All of which, of course, brings up the power of good editors -- and the blessing they are to writers everywhere. It also brings up the question of how much credit a writer should take when his or her editor essentially turns work into something profoundly better than what the writer came up with. Or maybe a better way to look at this is that we need to appreciate the humility good editors possess.

Lish and Carver may provide an extreme (and kind of eerie) example, but I’ve found that many of my projects come out so much better once they’ve been treated by a good editor. I trust them implicitly and explicitly. In fact, while some people look forward to the day they sign their first six-figure advance, I look forward to the day I have an editor so good they earn a six-figure salary.

Needless to say, I look forward to my Tuesday mail every week in hopes that The New Yorker will try to duplicate that December 2007 edition. So far they haven't...

Go here and then to the bottom of the page to see the cover of December 24, 2007 New Yorker; if you're a subscriber, they'll let you have access to the whole edition

For the very latest on the Carver-Lish situation check out the blog entry by Jeff Simon of The Buffalo News here.


  1. Just got back from Border's where I dumped a wad of cash in someone's hand for the new Library of America Carver Collected Stories that includes all of his original manuscripts for Beginners.

  2. Just discovered your blog and look forward to reading more! I write fiction on NoahMatthews. I'd love your opinion. It amazes me how many of my friends don't read. Blows my mind, actually. Anyway, like I said, I am looking forward to reading your posts.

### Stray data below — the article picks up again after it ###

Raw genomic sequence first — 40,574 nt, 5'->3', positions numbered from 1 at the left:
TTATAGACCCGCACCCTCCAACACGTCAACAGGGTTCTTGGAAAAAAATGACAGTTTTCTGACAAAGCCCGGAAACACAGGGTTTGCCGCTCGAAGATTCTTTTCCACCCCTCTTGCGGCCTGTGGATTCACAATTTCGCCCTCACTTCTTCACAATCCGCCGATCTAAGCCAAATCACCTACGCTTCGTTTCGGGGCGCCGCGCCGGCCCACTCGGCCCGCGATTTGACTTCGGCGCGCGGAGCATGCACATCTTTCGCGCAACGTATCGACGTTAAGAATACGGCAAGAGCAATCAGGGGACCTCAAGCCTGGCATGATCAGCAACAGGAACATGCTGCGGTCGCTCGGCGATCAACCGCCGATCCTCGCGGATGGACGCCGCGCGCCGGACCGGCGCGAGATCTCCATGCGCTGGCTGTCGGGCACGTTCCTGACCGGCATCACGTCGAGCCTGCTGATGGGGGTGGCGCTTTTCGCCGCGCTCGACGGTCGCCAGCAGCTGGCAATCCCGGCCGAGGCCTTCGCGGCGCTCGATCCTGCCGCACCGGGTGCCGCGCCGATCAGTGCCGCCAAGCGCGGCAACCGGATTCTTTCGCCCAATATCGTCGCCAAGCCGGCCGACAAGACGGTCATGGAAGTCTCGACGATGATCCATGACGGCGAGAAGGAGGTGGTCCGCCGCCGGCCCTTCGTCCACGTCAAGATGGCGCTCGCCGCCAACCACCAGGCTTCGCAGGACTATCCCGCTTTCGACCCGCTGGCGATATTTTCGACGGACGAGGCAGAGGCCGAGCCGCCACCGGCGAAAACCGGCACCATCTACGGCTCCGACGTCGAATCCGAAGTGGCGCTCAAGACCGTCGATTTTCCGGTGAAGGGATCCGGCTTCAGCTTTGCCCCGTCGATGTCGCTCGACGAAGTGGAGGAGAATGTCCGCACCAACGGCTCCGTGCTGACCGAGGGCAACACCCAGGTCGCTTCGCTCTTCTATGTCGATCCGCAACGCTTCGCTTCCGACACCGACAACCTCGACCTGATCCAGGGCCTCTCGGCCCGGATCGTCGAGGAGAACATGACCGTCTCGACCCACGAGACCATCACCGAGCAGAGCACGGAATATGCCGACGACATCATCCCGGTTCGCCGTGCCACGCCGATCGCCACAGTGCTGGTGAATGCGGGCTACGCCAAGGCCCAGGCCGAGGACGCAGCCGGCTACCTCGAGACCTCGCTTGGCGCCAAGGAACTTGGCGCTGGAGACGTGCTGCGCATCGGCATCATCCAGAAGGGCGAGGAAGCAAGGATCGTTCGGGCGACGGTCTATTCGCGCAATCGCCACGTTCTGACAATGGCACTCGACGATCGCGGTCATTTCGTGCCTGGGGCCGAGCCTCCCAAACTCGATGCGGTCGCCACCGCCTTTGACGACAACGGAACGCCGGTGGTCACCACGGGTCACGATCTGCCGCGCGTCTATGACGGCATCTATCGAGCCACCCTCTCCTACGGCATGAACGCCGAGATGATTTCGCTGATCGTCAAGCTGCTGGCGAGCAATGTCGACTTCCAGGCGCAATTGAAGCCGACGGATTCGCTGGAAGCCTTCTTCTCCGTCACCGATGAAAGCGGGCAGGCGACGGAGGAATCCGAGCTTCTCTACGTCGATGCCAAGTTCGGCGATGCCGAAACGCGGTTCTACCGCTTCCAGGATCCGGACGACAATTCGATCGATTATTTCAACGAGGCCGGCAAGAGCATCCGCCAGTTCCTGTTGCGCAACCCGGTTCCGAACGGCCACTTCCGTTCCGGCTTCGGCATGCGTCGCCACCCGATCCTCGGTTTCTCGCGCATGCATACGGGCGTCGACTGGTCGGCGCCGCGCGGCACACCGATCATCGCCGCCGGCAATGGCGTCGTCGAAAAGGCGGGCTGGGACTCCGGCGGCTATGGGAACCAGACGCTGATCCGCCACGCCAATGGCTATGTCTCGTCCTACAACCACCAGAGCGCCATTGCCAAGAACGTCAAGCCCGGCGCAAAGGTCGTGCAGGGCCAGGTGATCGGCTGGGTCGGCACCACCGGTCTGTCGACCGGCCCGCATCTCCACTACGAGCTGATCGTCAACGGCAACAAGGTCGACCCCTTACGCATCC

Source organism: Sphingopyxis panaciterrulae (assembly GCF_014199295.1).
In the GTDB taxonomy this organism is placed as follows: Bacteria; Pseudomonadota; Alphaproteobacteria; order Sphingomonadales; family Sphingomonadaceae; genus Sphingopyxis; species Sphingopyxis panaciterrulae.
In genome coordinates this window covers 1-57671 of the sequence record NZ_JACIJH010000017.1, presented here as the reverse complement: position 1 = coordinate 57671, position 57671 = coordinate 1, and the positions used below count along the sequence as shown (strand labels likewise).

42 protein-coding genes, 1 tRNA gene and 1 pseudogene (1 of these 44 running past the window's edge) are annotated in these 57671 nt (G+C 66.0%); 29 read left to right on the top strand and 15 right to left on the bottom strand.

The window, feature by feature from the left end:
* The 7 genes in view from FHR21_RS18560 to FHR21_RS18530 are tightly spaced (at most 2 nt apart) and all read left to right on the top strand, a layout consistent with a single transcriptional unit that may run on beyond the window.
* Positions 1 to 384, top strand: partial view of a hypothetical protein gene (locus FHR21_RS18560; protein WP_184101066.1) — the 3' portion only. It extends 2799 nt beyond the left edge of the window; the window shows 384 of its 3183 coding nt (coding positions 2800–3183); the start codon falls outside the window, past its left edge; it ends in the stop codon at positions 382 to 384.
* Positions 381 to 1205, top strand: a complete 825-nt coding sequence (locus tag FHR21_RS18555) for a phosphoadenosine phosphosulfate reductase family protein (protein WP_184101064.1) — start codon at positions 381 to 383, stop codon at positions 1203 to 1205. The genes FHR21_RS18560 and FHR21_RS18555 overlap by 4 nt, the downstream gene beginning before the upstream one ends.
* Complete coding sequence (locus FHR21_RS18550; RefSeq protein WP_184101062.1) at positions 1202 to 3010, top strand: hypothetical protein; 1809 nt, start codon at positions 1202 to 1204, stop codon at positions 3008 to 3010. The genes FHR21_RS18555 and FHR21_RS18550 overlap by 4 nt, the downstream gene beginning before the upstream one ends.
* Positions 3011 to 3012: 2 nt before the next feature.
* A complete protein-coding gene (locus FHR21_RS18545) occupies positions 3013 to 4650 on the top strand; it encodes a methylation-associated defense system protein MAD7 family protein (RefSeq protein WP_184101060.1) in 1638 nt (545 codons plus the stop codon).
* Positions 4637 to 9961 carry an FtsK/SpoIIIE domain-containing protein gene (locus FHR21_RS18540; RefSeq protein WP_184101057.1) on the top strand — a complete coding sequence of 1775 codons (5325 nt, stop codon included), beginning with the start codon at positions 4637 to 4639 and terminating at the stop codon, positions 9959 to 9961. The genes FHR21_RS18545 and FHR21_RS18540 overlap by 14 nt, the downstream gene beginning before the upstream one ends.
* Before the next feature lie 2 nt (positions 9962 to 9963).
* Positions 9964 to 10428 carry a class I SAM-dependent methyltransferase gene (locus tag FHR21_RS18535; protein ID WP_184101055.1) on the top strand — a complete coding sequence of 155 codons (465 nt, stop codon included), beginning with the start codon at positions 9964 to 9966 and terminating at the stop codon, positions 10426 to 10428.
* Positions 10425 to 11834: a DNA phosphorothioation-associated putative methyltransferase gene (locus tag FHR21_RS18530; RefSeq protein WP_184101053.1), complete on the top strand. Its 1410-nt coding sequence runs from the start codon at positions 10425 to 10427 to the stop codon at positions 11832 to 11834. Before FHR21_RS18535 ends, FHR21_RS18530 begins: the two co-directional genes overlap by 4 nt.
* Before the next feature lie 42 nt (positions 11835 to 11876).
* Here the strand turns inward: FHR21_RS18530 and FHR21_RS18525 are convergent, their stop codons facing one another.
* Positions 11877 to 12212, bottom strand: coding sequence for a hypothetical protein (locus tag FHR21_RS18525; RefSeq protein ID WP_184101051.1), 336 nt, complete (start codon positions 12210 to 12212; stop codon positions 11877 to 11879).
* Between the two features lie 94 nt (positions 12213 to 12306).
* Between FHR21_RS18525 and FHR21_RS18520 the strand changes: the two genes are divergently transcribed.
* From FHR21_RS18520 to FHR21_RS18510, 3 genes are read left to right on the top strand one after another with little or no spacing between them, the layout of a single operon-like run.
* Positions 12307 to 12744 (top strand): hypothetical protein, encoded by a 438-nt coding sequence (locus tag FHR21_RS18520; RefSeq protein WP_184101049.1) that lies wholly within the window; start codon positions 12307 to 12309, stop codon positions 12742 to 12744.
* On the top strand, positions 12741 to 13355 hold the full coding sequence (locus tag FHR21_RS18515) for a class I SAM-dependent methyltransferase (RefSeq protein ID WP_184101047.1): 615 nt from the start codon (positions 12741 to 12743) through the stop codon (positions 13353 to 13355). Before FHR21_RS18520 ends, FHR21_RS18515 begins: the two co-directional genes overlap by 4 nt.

3. I remember that particular New Yorker issue, and the Carver-Lish editing relationship is really quite an amazing thing to assess. A good editor is everything from a cheerleader to a seer who can see through your prose tangles to your central, gleaming argument. But--and there is a but--Lish probably went too far with Carver, even if he did make some of those stories masterpieces. It's one of the reasons I've stayed away from editing fiction in a professional capacity.

    I've worked as an editor for a long time and been on the other side of the equation as a writer, and I know how easy it is to edit too much. It's not even so much about fixing the words, the line-editing part; it's about overstepping in a way that takes the spark out of a writer's ideas. To encourage those ideas is the real goal, I think, and I believe I'm able to strike the right balance as a teacher.